Do you like tough conversations?
You know, the ones where you have to carve time out and sit across from each other and talk through something that may be emotionally charged?
Like anyone else, I really prefer to do it when I’m in a good place with the people in my life that are important to me. I think we all do. But sometimes, we’re in a place where we must engage in tough conversations. Maybe it’s about boundary setting or letting someone know they’ve hurt our feelings. Maybe it’s about expressing a need for help, and that may feel hard to do.
The natural tendency for most people is to shy away from conflict and discomfort, but the reality is those uncomfortable moments often present us with growth. Each time you accidentally hit a trigger, unintentionally upset someone, or find yourself having to say, “I’m not sure we’re on the same page here,” offers a glimpse into yourself and an opportunity to STRETCH your comfort zone. These moments are about choosing vulnerability and courage over safety and comfort.
I am incredibly lucky to have a very patient husband who mostly listens without defensiveness when I want to talk. I know that not everyone can say that, and it can be really frightening and anxiety-producing to bring things up that could quickly change the temperature of the room from light and fun to heavy and deep. However, to improve closeness and communication in any relationship and learn to support each other more fully, you MUST learn to speak your needs to each other. Most couples report that they feel closer to their partner, better understood, and perceive their needs are being met after conversations that take them out of their comfort zone just a little. Brene Brown calls these hard conversations “rumbles” and says the following:
“Sometimes speaking the truth feels as if we are being unkind, especially when sharing difficult information or feedback. But in reality, dancing around the truth is unkind. When we avoid stating the truth—when we are vague or ambiguous under the guise of being kind—it is often because we are trying to lessen the discomfort for ourselves, not for the other person.”
This kind of closeness can cause high anxiety for people but the alternative— keeping a relationship in a constant state of low anxiety —has the potential to cause resentment when one’s feelings are “stuffed” out of fear of rocking the boat. This applies to friendships, partners, parents, children, coworkers, managers…you name it.
If the person is a stakeholder in your well-being or you in theirs, these tips can help you navigate these conversations.
- Time the conversation right. Sometimes waiting for the perfect time to have a conversation can mean it never happens. If your lives are like mine, you stay on the go most of the time. Don’t be afraid to ask for a few minutes, and at the same time, don’t start what could be a tough conversation as you’re walking out the door. Make sure you have time when phones can be off, and distractions are minimal.
- Start the conversation with a gentle start-up. A gentle start-up is a way of broaching a conversation in a way that doesn’t create defensiveness. If I say, “Hey, we need to talk,” the person on the other end is likely already on edge. If I say, “Do you have a moment? I’ve had something on my mind,” you may be met with a more open recipient. A hard conversation does not have to turn into a negative conversation. Additionally, stating your need in a positive way and saying what you DO want such as, “I’d really love it if we had more time focused on each other rather than our phones,” rather than stating it as something you DON’T want such as, “I really wish you weren’t on your phone so much.”.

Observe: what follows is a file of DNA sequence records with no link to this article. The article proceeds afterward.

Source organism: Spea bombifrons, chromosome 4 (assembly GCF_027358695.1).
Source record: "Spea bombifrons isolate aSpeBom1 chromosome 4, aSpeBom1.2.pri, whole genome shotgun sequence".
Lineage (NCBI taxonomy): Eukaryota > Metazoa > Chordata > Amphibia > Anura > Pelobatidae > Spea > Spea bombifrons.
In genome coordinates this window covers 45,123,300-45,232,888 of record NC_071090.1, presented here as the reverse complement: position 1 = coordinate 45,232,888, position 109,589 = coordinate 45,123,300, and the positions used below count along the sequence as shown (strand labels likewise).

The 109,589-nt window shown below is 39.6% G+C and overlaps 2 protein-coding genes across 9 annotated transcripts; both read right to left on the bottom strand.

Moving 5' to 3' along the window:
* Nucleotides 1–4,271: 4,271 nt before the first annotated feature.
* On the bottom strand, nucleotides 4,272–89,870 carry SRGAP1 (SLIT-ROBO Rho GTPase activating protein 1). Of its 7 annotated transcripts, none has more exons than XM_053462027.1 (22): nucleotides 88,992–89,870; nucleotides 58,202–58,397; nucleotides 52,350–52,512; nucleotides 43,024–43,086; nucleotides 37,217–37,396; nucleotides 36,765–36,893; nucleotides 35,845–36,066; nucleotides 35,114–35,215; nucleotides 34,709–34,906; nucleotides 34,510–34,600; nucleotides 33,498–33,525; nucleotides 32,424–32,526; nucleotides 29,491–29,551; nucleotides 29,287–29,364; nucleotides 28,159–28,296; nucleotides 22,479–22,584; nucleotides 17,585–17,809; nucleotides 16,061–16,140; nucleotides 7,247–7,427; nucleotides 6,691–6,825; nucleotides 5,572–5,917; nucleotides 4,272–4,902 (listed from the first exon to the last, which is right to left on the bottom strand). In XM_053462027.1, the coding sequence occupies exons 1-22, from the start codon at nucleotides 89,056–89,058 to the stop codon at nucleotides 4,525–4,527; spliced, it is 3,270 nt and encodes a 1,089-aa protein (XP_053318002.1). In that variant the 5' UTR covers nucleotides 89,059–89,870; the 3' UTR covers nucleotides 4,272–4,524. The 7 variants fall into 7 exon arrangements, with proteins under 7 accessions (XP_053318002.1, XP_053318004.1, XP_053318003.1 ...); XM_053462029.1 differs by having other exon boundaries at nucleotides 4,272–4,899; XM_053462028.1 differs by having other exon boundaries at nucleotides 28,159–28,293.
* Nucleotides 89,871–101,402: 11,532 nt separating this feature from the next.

- Be mindful of tone and word choice. The tone you use with your partner will indicate whether you’re coming at them with an accusation or to them for support. It is human nature to defend oneself when feeling attacked. If you’re trying to avoid an attack, think about how your approach may be perceived. Both tone and word choice are facets of communication we have control over (believe it or not) and things we can monitor and keep in check.
- Be open to feedback. Sometimes when we’re speaking passionately about something, we get louder. A loud voice can be a threat cue. You may not intend to come across with aggression or anger, but if someone reads it that way, it’s true for them, and arguing about whether or not you actually were loud or hostile totally derails the conversation. Accept the feedback, modulate your tone, and carry on. Both people should feel respected and heard in the conversation.
- Truly Listen. It can be very easy to start planning your defense or retaliation when someone is speaking. When you do this, you miss some nuances of what the person is trying to tell you. Listen as if you were being asked to repeat back to them. Listen with empathy and curiosity. Listen with the understanding that they are coming to you because they LOVE you and want a better relationship. As psychologist Harriet Lerner teaches: Listen with the same passion with which we want to be heard.
- Be open that your assumption about someone else’s intention may be incorrect. We often assume that someone is doing something TO us or because they don’t care about us. When we approach with this energy, we are setting the scene up for conflict. Keep the possibility open that the person you are talking to wants what is in your best interest. Even if they disagree or say no, it’s not because they simply don’t care.
Navigating tough conversations can be essential to having healthy relationships and establishing relational support. Listen to this Stronger U Radio podcast with our special guest, licensed psychoanalyst and relationship coach Jordan Dann to hear more about how boundaries and nervous system regulation also play a role.